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Methods of Taxonomy and Diagnostics

The goal of taxonomy is to describe diversity, provide an insight to the evolution-ary history (phylogeny), help to determine organisms (diagnostics) and allow for taxonomic estimations.

Methods of Taxonomy and Diagnostics

The goal of taxonomy is to describe diversity, provide an insight to the evolution-ary history (phylogeny), help to determine organisms (diagnostics) and allow fortaxonomic estimations. The latter means that if we know features of one plant, the taxonomically close one should have similar features. For example, plants from cabbage family (Cruciferae) contain mustard oil (which is responsi-ble for the horseradish taste of many of them). DNA analysis shows that papaya (Carica from Moringaceae family) is taxonomically close to Cruciferae. We may guess that papaya also have mustard oil, and this is true! Papaya seeds have the prominent horseradish taste.


One of the oldest methods of taxonomy is expert-based. Experts produce clas-sifications based of their exclusive knowledge about groups. First taxonomic expert was Carolus Linnaeus (XVIII century). Experts use a variety of meth-ods, including phenetics, cladistics (see below), general evolutionary approach, their ability to reshape available information and their intuition. Their goal is to create the “mind model” of diversity and then convert it to classification, using neighbor groups as a reference (for example, to assign ranks).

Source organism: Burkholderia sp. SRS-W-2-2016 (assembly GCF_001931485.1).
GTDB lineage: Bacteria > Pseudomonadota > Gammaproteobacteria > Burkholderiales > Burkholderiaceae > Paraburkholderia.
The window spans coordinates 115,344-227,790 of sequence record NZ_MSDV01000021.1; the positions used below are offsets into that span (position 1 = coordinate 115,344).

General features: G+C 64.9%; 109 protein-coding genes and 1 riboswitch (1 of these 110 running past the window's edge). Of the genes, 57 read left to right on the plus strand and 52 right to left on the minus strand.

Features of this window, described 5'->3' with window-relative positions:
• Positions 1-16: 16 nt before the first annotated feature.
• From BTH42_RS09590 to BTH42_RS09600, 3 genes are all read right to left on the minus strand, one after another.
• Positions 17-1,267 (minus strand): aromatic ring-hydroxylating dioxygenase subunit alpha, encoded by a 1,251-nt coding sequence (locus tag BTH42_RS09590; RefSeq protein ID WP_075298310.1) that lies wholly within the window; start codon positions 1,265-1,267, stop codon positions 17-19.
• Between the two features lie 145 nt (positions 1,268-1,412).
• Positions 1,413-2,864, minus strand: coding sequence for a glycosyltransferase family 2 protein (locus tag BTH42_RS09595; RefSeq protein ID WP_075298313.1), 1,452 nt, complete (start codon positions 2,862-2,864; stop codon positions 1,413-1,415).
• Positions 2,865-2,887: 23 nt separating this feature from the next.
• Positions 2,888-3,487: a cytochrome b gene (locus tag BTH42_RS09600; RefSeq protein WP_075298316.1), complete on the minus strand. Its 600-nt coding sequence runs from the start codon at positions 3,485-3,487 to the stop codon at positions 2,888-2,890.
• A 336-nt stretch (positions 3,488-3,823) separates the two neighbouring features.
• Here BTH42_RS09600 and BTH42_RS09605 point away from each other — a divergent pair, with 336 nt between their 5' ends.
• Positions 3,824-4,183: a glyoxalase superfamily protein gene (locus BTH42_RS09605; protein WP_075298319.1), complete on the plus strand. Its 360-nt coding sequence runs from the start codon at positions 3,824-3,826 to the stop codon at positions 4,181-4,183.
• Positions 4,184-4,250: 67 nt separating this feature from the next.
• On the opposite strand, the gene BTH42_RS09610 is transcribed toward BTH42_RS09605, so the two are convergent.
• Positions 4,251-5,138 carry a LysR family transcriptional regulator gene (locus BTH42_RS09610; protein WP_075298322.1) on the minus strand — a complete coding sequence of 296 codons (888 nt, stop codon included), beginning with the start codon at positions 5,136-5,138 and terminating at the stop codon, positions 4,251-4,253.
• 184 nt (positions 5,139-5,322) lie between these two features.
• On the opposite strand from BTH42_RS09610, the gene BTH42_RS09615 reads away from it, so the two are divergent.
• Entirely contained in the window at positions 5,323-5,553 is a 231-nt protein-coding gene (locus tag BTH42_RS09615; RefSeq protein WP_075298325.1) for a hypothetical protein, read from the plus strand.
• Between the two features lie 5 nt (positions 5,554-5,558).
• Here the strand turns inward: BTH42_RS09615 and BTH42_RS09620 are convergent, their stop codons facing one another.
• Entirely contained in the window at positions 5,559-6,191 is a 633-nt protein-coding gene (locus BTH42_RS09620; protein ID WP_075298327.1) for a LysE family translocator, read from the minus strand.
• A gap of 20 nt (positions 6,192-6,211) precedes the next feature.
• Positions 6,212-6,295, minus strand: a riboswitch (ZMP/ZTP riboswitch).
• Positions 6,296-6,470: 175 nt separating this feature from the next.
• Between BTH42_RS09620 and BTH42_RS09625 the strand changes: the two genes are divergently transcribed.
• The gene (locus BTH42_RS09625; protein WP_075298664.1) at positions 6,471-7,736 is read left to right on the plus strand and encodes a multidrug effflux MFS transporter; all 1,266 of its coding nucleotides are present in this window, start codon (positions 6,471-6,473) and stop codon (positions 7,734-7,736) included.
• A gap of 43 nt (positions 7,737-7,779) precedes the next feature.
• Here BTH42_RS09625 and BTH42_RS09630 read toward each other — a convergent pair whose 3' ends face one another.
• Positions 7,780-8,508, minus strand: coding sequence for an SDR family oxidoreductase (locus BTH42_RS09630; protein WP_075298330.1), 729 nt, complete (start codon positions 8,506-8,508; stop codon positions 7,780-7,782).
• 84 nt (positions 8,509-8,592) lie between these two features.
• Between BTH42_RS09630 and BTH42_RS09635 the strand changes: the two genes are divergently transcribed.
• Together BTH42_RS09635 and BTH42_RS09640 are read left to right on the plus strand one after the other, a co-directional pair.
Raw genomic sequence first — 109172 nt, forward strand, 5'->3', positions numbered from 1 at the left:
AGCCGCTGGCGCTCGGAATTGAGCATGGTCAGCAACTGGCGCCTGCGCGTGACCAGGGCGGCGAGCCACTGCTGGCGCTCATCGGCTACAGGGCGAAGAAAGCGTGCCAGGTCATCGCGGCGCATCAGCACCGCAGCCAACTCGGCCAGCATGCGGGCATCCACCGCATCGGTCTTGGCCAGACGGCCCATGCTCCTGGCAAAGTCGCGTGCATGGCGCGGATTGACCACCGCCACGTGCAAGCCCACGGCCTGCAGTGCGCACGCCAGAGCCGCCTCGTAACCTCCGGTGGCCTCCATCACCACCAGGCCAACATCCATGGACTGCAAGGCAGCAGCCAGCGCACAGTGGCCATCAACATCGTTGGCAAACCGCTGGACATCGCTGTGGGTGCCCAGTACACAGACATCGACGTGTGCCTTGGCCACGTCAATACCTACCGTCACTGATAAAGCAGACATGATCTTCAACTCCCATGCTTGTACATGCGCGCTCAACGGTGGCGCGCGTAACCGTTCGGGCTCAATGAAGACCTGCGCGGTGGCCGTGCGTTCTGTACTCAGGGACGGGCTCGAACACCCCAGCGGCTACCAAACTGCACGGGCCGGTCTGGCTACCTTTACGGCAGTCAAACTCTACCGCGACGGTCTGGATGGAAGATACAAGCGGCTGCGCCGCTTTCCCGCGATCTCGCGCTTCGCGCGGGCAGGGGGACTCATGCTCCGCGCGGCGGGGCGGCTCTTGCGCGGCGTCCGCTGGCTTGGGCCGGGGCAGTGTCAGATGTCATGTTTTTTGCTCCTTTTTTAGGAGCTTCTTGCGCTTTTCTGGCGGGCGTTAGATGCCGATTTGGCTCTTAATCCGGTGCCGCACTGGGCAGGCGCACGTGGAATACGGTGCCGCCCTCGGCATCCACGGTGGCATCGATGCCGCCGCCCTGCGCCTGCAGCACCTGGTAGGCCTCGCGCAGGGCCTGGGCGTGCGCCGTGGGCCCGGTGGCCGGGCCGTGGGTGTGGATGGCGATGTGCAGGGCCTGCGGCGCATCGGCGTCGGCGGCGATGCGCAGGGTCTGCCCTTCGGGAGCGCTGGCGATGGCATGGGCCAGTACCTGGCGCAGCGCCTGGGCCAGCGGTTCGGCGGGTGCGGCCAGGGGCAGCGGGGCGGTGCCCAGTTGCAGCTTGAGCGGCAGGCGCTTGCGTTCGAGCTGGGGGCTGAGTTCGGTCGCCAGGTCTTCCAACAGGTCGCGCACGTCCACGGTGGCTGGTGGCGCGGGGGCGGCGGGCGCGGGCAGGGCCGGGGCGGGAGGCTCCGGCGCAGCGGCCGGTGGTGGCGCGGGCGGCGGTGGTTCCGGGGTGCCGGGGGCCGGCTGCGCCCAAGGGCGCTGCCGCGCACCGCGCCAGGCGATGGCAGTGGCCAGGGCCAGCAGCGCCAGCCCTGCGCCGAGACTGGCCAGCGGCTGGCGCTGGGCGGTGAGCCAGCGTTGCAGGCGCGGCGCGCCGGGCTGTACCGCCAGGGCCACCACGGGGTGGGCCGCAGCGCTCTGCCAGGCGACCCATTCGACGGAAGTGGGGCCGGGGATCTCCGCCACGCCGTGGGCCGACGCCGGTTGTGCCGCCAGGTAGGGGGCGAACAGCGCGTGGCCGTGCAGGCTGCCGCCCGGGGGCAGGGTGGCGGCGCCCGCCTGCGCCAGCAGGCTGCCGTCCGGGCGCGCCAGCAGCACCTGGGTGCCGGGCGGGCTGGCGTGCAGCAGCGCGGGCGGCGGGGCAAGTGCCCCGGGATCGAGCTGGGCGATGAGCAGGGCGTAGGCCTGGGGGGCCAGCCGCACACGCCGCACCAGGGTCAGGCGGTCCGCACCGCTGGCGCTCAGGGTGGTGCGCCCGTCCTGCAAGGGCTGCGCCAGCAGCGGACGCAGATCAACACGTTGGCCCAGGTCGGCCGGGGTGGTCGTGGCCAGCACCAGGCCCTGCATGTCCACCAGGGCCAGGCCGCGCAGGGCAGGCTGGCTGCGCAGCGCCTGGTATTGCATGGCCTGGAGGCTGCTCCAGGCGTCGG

The more contemporary, much more formalized than expert-based is cladistics фззкщфср. Below, cladistic procedure is explained using artificial example of three organisms. The goal of the analysis is the creation of a phylogeny tree (cladogram) which becomes the basis of classification. Below is a short instruc-tion which explains the basics of the cladistic analysis on the artificial example of several “families” of plants.


1.              Start with determining the “players”—all subtaxa from bigger group. In our case, it will be these three “families”:






2.              Describe these three groups:

Alphaceae: Flowers red, petioles short, leaves whole, spines absent

Betaceae: Flowers red, petioles long, leaves whole, spines absent

Gammaceae: Flowers green, petioles short, leaves dissected, spines present


3.  Determine individual characters (we will need at least 2N + 1 characters where N is number of studied taxa):


(1)          Flower color


(2)          Petiole size


(3)          Dissection of leaves


(4)          Presence of spines


4.  Polarize the characters: every character should have at least two charac-ter states where “0” is ancestral, plesiomorphic state, and “1” is derived, apomorphic state. To decide which state is plesiomorphic and which isapomorphic, use these kinds of arguments:


(a) Historical evidence (e.g., from fossils)


(b) Developmental evidence


(c) Comparative evidence


5.  If this information is absent, find the outgroup which is the most ances-tral, most early divergent taxon related to our groups. In our case, we will employ outgroup:


Omegaceae: Flowers green, petioles short, leaves whole, spines absent.


6.  Label characters with “1” (apomorphic) or “0” (plesiomorphic):


(1)          Flower color green—0; red—1


(2)          Petiole size small—0; big—1


(3)          Dissection of leaves absent—0; present—1


(4)          Absence of spines—0; spines present—1


7.  Make character table containing both subtaxa and labeled characters:

   (Outgroup, Omegaceae evidently has all zeroes.)


8.      Start the tree from outgroup (this step is not absolutely necessary but will make phylogeny more clear):